Good, Bad and Ugly in Food Marketing Focus of $6.4 Million Childhood Obesity Grant to Rudd Center at Yale
The link between food marketing and the growing childhood obesity epidemic is the focus of a $6.4 million grant from the Robert Wood Johnson Foundation to the Rudd Center for Food Policy and Obesity at Yale University.
Principal investigators, Rudd Center Director Kelly D. Brownell and Deputy Director Marlene Schwartz, will use the grant to develop a three-year program to identify opportunities to improve the health of children and adolescents in the United States by reducing the harm associated with food marketing to youth.
Jennifer L. Harris, director of marketing initiatives at the Rudd Center said, “We are excited that the Robert Wood Johnson Foundation has agreed to fund such an extensive analysis of the scope and impact of food marketing practices targeted to youth. We look forward to working with the public health community and the food industry to identify changes in marketing practices to protect the health of youth and curb childhood obesity.”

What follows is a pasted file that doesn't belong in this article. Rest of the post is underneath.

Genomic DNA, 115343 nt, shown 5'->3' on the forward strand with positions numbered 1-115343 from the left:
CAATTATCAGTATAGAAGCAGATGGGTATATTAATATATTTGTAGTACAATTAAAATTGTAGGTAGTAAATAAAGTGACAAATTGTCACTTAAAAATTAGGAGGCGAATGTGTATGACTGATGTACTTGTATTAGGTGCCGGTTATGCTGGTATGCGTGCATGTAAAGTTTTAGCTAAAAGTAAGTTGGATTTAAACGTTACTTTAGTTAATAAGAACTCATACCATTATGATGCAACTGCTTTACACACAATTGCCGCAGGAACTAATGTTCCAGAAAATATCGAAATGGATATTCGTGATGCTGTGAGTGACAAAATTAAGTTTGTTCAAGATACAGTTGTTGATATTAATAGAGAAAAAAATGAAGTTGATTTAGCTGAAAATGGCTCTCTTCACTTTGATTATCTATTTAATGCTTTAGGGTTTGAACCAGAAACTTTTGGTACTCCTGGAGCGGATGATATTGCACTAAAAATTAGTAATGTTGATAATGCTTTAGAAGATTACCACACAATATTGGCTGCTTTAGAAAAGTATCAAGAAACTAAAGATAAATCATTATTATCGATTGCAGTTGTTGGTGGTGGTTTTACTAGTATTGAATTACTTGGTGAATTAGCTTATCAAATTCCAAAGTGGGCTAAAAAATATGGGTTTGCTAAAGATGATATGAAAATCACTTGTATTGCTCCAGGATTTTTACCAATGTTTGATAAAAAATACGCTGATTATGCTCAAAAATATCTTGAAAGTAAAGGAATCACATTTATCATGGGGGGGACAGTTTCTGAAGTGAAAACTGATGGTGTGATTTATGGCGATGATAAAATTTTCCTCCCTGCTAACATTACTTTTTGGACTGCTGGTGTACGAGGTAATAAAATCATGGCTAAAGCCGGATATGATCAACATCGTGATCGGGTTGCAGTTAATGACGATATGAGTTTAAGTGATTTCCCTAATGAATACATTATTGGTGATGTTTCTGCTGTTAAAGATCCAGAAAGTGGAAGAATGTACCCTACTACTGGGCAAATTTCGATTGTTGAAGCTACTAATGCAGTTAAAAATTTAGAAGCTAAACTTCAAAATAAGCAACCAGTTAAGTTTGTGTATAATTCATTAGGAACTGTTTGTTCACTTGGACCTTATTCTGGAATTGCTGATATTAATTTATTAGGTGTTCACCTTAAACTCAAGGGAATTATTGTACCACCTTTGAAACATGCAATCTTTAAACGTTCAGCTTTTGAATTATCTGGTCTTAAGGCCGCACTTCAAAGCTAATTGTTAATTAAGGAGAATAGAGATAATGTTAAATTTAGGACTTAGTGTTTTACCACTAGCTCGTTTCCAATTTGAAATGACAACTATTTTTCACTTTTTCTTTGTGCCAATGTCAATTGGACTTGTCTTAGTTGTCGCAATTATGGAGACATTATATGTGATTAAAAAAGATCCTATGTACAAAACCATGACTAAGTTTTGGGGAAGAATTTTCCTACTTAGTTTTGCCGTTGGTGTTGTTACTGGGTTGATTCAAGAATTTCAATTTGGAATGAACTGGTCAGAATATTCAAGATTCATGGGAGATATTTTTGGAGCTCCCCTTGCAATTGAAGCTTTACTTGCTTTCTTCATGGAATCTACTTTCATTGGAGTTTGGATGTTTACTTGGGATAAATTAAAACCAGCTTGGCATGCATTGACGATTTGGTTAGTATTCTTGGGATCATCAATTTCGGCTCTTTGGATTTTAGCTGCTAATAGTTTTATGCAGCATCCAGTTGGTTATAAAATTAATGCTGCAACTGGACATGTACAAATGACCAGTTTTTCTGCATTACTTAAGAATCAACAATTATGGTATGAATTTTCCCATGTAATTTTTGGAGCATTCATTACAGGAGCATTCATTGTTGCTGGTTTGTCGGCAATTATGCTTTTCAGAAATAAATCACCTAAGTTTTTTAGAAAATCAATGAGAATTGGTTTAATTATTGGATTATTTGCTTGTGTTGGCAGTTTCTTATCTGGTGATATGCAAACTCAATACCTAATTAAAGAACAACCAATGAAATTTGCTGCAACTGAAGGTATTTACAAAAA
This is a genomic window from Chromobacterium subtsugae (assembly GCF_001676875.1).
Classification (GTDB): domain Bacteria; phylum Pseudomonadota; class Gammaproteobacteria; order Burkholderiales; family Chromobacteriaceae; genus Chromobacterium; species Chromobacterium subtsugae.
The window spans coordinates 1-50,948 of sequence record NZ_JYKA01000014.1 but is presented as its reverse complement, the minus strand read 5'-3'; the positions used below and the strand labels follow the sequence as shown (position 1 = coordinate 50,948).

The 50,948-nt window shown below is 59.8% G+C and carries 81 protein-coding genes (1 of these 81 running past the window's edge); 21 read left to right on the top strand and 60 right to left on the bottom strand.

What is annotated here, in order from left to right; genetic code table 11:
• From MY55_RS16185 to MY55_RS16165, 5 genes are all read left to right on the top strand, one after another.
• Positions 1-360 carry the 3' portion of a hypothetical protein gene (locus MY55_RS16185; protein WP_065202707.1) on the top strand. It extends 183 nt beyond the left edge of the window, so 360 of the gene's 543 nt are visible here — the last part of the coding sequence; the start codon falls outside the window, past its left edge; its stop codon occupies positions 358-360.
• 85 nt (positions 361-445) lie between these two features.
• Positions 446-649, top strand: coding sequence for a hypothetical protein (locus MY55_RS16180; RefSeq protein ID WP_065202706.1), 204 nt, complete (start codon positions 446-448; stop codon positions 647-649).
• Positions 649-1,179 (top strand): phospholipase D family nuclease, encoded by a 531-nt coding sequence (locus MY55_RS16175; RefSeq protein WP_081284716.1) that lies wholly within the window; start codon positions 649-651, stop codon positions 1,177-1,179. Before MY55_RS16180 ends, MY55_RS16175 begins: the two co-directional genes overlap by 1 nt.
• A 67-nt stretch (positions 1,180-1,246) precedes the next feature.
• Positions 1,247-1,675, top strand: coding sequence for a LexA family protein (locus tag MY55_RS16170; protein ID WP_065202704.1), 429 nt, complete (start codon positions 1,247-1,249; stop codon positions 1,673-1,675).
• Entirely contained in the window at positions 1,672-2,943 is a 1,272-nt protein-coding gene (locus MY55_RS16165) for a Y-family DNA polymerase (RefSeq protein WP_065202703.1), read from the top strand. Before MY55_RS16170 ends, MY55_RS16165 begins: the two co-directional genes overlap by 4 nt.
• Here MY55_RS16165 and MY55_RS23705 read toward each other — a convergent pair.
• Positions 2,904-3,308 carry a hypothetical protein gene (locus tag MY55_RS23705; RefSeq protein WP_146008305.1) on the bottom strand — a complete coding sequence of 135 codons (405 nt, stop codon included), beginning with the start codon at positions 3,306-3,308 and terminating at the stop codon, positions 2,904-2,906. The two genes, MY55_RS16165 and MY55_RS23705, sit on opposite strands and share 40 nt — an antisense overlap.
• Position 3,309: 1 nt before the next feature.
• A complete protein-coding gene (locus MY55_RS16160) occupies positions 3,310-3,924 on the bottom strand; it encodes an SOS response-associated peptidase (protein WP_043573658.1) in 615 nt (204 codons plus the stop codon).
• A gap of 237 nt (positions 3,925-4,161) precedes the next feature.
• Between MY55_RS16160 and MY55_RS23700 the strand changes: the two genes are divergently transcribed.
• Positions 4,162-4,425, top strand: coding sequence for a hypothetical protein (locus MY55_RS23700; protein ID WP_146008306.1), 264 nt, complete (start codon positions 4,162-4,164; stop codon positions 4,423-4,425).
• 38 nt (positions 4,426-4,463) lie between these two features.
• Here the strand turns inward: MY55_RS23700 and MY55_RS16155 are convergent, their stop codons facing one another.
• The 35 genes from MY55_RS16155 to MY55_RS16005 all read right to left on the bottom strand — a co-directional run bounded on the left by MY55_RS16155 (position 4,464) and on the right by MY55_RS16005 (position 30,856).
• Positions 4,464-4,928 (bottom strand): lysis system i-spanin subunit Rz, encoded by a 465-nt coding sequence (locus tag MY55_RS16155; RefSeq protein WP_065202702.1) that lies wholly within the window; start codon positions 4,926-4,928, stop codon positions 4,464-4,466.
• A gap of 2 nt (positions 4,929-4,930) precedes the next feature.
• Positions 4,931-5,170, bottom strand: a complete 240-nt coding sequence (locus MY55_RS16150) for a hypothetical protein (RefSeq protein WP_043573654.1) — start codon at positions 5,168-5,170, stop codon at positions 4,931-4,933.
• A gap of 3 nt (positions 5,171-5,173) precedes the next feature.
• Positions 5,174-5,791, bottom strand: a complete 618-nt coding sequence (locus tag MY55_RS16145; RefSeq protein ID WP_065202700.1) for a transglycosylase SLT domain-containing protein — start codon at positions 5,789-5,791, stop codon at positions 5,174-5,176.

The project aims to improve understanding within the public health community about the extent and effects of food marketing practices targeted at youth. Through this project, the Rudd Center will:
- Develop a Youth Marketing Index to identify and quantify the best and worst food marketing practices targeted at youth.
- Conduct research to document childhood exposure to key forms of food marketing, including television, the Internet and product placements, with an emphasis on demographic groups most at risk for childhood obesity.
- Conduct a range of studies to measure the impact of potential changes in food marketing policies and practices.
- Evaluate the efficacy of food company pledges to reduce unhealthy marketing to children, including company pledges introduced outside of the U.S.
- Assess opinions on issues of food marketing to youth and provide resources to the public designed to increase knowledge about the industry’s practices and their impact on youth health and nutrition.
The ultimate goal of the project is to increase market and consumer demand, as well as industry incentives, for marketing practices that will improve children’s health.